Remark: The substance of an author's or an inventor's right cannot in the first instance be found in the supposition that when he disposes of a single copy of his work, he arbitrarily makes it a condition that the power to produce facsimiles as things, a power which thereupon passes into another's possession, should not become the property of the other but should remain his own. The first question is whether such a separation between ownership of the thing and the power to produce facsimiles which is given with the thing is compatible with the concept of property, or whether it does not cancel the complete and free ownership (see § 62) on which there originally depends the option of the original producer of intellectual work to reserve to himself the power to reproduce, or to part with this power as a thing of value, or to attach no value to it at all and surrender it together with the single exemplar of his work. I reply that this power to reproduce has a special character, viz. it is that in virtue of which the thing is not merely a possession but a capital asset (see §§ 170 ff.); the fact that it is such an asset depends on the particular external kind of way in which the thing is used, a way distinct and separable from the use to which the thing is directly destined (the asset here is not, as has been said, an acessio naturalis like fetura). Since then this distinction falls into the sphere of that whose nature entails its divisibility, into the sphere of external use, the retention of part of a thing's [external] use and the alienation of another part is not the retention of a proprietorship without utile.
The purely negative, though the primary, means of advancing the sciences and arts is to guarantee scientists and artists against theft and to enable them to benefit from the protection of their property, just as it :was the primary and most important means of advancing trade and industry to guarantee it against highway robbery.
Moreover, the purpose of a product of mind is that people other than its author should understand it and make it the possession of their ideas, memory, thinking, &c. Their mode of expression, whereby in turn they make what they have learnt (for 'learning' means more than 'learning things by heart', 'memorising them'; the thoughts of others can be ",apprehended only by thinking, and this re-thinking the thoughts of learning too) into a 'thing' which they can alienate, very likely form of its own in every case. The result is that they their own property the capital asset accruing from their claim for themselves the right to reproduce their learning in books of their own. Those engaged in the propagation of knowledge of all kinds, in particular those whose appointed task is teaching, have as their specific function and duty (above all in the case of the positive sciences, the doctrine of a church, the study of positive law, &c.) the repetition of well-established thoughts, taken up ab extra and all of them given expression already. The same is true of writings devised for teaching purposes and the spread and propagation of the sciences. Now to what extent does the new form which turns up when something is expressed again and again transform the available stock of knowledge, and in particular the thoughts of others who still retain external property in those intellectual productions of theirs, into a private mental property of the individual reproducer and thereby give him or fail to give him the right to make them his external property as well? To what extent is such repetition of another's material in one's book a plagiarism? There is no precise principle of determination available to answer these questions, and therefore they cannot be finally settled either in principle or by positive legislation. Hence plagiarism would have to be a matter of honour and be held in check by honour.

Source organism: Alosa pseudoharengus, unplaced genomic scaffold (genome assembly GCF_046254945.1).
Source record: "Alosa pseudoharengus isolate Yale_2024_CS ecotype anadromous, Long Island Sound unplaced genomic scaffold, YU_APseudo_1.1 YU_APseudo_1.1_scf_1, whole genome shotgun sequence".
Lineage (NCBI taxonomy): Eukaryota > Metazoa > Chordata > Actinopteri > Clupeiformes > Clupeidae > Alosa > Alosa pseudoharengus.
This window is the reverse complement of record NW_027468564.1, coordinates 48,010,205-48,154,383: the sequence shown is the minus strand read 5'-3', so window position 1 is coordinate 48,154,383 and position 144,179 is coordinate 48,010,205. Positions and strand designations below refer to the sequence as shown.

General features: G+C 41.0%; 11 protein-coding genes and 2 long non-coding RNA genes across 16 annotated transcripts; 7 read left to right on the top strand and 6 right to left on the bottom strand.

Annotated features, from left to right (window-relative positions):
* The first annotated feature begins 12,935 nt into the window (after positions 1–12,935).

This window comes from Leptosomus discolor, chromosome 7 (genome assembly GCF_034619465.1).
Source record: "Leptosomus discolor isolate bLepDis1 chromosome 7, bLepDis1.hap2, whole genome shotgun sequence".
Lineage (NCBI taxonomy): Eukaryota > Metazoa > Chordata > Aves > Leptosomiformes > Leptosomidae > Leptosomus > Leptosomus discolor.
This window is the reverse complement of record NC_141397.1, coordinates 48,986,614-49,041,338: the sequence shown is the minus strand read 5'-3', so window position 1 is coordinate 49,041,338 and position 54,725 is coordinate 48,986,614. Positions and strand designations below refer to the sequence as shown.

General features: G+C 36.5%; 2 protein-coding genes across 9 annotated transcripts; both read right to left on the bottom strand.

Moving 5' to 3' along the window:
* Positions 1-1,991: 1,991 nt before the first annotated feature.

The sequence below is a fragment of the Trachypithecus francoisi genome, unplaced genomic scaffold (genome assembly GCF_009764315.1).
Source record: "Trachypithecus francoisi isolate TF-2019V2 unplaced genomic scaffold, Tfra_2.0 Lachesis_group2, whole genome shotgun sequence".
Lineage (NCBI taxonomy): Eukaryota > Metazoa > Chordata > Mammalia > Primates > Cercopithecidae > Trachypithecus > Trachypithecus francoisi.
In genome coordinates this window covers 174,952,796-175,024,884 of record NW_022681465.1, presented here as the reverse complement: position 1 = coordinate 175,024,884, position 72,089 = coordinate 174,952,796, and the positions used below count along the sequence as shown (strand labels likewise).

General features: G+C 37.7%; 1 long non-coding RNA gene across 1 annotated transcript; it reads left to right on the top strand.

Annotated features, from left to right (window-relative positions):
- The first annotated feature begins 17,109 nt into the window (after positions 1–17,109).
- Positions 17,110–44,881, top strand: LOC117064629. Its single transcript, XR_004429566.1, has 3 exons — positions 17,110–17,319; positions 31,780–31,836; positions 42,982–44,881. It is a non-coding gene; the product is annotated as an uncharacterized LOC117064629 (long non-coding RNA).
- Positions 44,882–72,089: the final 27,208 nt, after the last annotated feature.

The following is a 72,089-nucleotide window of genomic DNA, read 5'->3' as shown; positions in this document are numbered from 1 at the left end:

Thus copyright legislation attains its end of securing the property rights of author and publisher only to a very restricted extent, though it does attain it within limits. The ease with which we may deliberately change something in the form of what we are expounding or invent a trifling modification in a large body of knowledge or a comprehensive theory which is another's work, and even the impossibility of sticking to the author's words in expounding something we have learnt, all lead of themselves (quite apart from the particular purposes for which such repetitions are required) to an endless multiplicity of alterations which more or less superficially stamp someone else's property as our own. For instance, the hundreds and hundreds of compendia, selections, anthologies, &c., arithmetics, geometries, religious tracts, &c., show how every new idea in a review or annual or encyclopaedia, &c., can be forthwith repeated over and over again under the same or a different title, and yet may be claimed as something peculiarly the writer's own. The result of this may easily be that the profit promised to the author, or the projector of the original undertaking, by his work or his original idea becomes negligible or reduced for both parties or lost to all concerned.
But as for the effectiveness of honour in checking plagiarism, what has happened is that nowadays we scarcely hear the word 'plagiarism', nor are scholars accused of stealing each other's results. It may be that honour has been effective in abolishing plagiarism, or perhaps plagiarism has ceased to be dishonourable and feeling against it is a thing of the past; or possibly an ingenious and trivial idea, and a change in external form, is rated so highly as originality and a product of independent thinking that the thought of plagiarism becomes wholly insufferable.